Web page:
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Americanish, the 2021 film by Iman K. Zawahry, one of the first hijabi American-Muslim filmmakers in the U.S., is like My Big Fat Greek Wedding meets an episode of Black-ish. Think of it as an old fashioned rom-com—if late ’80s/early ’90s rom-coms can be considered old fashioned—from a Pakistani point of view.
There’s comfort in a well made formula film. And it’s a step in the right direction to see Pakistani women, people typically not given much screen time, starring in a typical rom-com. Unfortunately, Americanish’s driving force—the quest to find a husband— doesn’t feel new or fresh or like a step forward. From this viewer’s perspective, it’s the same narrative found in most rom-coms.
The film centers around three women hovering around the age of 30. Sisters Sam and Maryam are from Jackson Heights, Queens. Sam is dating, but not loving it, and doing her best to climb the corporate ladder at her communications job. Maryam is finishing her undergrad in pre-med and is the more traditional of the two. Cousin Ameera arrives from Pakistan looking for an “American-Pakistani doctor” to marry.
All of the rom-com tropes are delivered. Each woman has a meet-cute with an unexpected suitor. Each woman zigs when tradition tells them they should zag. Each woman comes to crossroad about family expectations. If you’re looking for a rom-com, you’ll probably like Americanish.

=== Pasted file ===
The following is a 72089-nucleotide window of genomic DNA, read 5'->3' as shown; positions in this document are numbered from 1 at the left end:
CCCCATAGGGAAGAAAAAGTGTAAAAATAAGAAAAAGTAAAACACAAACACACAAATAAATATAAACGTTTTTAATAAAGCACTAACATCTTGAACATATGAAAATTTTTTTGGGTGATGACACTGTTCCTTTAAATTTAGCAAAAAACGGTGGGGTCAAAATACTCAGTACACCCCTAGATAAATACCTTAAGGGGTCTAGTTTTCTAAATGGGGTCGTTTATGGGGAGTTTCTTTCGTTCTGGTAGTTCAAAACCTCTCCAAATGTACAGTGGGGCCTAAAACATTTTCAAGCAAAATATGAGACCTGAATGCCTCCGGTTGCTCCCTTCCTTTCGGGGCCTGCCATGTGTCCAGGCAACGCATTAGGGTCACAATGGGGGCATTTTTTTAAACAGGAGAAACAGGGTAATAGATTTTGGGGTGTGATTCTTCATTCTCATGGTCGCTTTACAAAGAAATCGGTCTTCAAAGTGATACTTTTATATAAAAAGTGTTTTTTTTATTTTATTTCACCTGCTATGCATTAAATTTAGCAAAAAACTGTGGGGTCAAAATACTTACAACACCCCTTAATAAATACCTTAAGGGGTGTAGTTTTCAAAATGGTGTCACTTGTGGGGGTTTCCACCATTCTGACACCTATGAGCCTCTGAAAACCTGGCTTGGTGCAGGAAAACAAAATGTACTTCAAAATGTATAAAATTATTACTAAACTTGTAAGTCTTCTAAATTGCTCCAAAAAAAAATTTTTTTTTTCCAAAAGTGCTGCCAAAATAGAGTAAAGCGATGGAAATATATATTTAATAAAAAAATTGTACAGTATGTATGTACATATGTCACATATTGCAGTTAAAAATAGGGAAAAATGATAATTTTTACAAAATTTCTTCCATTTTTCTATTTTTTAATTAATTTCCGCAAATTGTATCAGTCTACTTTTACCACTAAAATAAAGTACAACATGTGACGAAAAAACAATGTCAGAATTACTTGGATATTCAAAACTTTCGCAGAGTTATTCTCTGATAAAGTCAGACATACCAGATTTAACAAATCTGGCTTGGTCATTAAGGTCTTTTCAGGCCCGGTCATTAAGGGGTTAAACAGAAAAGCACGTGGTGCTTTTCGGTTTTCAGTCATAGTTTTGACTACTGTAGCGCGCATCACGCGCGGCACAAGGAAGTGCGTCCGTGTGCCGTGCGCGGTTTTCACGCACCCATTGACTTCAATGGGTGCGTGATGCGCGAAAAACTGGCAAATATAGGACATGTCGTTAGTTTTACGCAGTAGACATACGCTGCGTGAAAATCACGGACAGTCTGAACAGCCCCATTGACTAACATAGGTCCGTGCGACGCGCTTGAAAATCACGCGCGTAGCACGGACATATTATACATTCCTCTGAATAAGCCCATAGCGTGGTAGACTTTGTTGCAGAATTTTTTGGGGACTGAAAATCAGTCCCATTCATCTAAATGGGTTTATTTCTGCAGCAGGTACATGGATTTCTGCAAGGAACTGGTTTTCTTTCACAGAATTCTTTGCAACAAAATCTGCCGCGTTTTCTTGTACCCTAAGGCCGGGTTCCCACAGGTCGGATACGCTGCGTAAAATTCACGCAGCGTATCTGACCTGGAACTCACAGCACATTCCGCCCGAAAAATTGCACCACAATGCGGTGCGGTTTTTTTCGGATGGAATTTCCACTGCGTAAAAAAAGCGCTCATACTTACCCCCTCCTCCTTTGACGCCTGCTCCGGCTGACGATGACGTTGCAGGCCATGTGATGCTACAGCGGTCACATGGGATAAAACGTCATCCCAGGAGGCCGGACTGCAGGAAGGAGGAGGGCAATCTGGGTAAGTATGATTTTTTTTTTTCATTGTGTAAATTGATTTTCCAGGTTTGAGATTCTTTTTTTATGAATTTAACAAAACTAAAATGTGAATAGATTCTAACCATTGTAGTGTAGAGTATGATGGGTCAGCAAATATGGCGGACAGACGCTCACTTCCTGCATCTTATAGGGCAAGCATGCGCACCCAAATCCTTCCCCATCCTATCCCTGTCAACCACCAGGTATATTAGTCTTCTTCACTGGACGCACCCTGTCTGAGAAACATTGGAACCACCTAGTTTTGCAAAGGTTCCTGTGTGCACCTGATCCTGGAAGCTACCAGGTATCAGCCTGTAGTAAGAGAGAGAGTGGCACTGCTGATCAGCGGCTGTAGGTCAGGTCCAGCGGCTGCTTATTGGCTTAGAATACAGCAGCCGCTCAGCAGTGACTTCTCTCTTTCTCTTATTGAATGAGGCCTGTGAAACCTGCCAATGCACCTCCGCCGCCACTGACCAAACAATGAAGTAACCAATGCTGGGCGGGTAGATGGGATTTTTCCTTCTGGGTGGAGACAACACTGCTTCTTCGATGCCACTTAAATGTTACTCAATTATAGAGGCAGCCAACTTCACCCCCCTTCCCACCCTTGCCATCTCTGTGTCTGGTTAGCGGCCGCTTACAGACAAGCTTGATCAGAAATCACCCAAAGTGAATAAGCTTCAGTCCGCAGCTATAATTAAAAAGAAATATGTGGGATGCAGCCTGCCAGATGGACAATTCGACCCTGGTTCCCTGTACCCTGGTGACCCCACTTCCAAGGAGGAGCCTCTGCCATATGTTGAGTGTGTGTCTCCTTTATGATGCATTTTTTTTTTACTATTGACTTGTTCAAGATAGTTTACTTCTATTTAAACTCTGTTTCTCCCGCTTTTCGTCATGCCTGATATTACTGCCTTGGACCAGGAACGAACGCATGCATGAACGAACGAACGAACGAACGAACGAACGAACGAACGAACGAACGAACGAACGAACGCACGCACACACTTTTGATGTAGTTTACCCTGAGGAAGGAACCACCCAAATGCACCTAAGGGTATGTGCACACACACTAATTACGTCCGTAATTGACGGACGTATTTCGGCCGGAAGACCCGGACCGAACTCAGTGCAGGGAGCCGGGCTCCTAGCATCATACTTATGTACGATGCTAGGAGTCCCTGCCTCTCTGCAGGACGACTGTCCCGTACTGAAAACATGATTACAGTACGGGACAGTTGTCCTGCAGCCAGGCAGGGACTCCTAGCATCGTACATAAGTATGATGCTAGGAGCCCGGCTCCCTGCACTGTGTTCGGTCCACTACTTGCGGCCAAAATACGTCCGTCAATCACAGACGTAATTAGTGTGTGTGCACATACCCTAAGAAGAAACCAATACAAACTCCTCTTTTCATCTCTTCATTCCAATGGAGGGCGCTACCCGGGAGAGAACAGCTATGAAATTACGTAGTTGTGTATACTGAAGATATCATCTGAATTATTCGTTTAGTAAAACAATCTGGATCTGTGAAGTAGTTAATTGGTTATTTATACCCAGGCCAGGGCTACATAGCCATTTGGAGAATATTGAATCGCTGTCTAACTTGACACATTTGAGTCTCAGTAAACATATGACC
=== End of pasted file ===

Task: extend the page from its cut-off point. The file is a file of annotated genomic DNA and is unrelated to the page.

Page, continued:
Of the three stories, Maryam’s is the most interesting. The pre-med overachiever, well-played by Salena Qureshi, is our middle ground and the film’s moral center. She’s striving in school and in her internship, crushing on a fellow Pakistani pre-med student yet yearning for a traditional marriage. In one scene the two sisters argue about living at home and Maryam blurts out: “It’s better than being 30, damaged, and single.” It’s an understandably real way someone would lash out in a fight. But it’s an especially odd thing to hear in D.C., where we have the lowest birth rate in the country and the highest rate of births for women between 35-39 years.
Eventually, Maryam comes to terms with the issues she’s dealing with—pulled between wanting both a traditional marriage and a fulfilling career—and apologizes to Sam. Without spoiling anything, one of the women gets married, one follows her dream, and another finds love in an unexpected way. Each story is resolved in a minimal amount of scenes and the film ends when it should, at 90 minutes. Maybe the characters would work better in a sitcom, allowing more time for each to evolve and for stories to play out in a more natural way. Maybe that’s what the name is going for: following in the same vein as the successful long running ABC sitcom Blackish.
Americanish screens as part of the DC Independent Film Forum on March 6 at 7 p.m. at Landmark E Street Cinema. DCIFF runs through March 6. dciff-indie.org. $35–$85. Individual tickets also available.